Then, one day I was sitting on the couch and this pain hit the back, right side of my head, almost as if I had been shot. Immediately the stroke symptoms started, but for the first time ever I was getting them on the right side. The next 3 months were a blur. I started having new symptoms and triggers. I couldn’t be around heavy scents, perfumes, or certain foods while they were being cooked. Sounds and smells never bothered me before and now every little sound triggered me. It was so severe one of my doctors thought I had developed a sensory processing disorder. I had horrible facial pain that I had never had before & ended up being diagnosed with trigeminal neuralgia a few months later. My hemiplegic migraines were now happening on the right side and have been right sided ever since. Even the treatments I had been doing with other doctors weren’t working like they used to. I told my Headache specialist and she told me to give it time to work properly.

I don’t remember much from those 3 months other than horrible pain. I had an appointment with my Headache specialist and told her I felt better now that the botox was wearing off and asked if there was anything else we could try because I didn’t think another round would be good. She agreed and fired me as her patient, saying botox was her specialty and if it didn’t work there was nothing else she could do to help me. I asked her what I was supposed to do, because even though it had worn off everything was different. We were basically back at the beginning. She said she didn’t know but would give me a referral to UWMC’s Headache Center. They unfortunately had a 6-8 month wait list.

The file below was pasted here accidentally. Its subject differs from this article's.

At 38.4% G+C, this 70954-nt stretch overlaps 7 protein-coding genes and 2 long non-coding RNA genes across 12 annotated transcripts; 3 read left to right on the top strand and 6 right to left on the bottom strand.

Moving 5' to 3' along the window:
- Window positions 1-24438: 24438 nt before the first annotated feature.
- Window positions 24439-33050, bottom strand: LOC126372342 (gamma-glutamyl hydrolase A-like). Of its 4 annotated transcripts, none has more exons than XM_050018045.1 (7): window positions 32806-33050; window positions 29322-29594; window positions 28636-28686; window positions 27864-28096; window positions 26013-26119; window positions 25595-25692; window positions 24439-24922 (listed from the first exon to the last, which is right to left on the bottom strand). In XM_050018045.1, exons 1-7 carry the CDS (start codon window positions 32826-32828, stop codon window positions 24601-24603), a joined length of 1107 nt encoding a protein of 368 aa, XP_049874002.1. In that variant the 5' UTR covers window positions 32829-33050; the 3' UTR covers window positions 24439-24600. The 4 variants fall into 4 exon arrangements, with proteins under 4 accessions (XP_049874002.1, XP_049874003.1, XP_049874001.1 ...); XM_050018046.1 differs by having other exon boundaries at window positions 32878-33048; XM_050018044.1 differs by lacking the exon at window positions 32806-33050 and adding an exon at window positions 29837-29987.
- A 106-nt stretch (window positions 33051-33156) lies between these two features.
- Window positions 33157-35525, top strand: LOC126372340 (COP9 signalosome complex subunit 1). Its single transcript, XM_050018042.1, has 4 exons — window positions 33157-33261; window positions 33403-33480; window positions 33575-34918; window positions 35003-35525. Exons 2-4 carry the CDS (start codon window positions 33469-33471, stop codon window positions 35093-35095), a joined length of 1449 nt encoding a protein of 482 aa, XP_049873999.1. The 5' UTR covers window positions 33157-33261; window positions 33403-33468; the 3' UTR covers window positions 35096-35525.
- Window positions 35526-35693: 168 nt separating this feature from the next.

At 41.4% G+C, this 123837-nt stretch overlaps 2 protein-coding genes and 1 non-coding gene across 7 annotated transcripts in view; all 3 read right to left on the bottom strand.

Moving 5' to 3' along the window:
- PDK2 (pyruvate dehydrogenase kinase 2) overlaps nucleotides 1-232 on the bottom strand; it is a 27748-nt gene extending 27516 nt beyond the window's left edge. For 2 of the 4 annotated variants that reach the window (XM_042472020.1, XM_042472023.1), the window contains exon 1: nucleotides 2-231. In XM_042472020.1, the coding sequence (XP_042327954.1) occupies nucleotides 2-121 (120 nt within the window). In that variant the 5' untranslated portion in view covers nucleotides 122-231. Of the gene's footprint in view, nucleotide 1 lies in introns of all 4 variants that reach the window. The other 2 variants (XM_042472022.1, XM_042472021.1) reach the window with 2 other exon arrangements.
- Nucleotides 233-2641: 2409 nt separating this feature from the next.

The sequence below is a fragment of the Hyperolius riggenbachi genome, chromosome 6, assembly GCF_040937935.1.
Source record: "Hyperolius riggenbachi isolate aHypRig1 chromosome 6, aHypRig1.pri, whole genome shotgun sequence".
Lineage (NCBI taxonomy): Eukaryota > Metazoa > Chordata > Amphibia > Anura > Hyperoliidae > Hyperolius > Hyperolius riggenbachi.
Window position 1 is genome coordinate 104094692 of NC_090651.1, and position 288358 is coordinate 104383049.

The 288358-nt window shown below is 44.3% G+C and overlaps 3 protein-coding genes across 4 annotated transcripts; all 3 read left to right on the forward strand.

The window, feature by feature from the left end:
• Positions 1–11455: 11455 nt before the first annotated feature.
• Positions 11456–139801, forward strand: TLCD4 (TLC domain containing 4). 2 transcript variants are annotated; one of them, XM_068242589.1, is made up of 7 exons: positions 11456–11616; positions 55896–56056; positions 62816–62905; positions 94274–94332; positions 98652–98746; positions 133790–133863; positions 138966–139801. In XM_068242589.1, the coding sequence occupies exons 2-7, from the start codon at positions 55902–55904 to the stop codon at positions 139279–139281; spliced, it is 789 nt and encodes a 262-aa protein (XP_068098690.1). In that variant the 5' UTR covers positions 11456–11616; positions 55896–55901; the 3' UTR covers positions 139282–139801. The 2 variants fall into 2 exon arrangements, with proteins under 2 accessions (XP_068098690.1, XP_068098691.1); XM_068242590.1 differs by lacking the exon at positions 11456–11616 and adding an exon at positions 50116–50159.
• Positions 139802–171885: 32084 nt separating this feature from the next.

I felt like all the progress I had made over the last three years was gone. I had so many new symptoms and triggers, as well as new conditions as a result of the horrible reaction I had to the Botox. This was probably the first time my pain ever made me suicidal. This was also the first time I was hit with the realization that I might never get better and would spend the rest of my life sick and in pain.

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Ali Hardy
Ali Hardy @alihardy
contributor

My Friend Helped Find My Rare Disease Diagnosis, Not My Doctor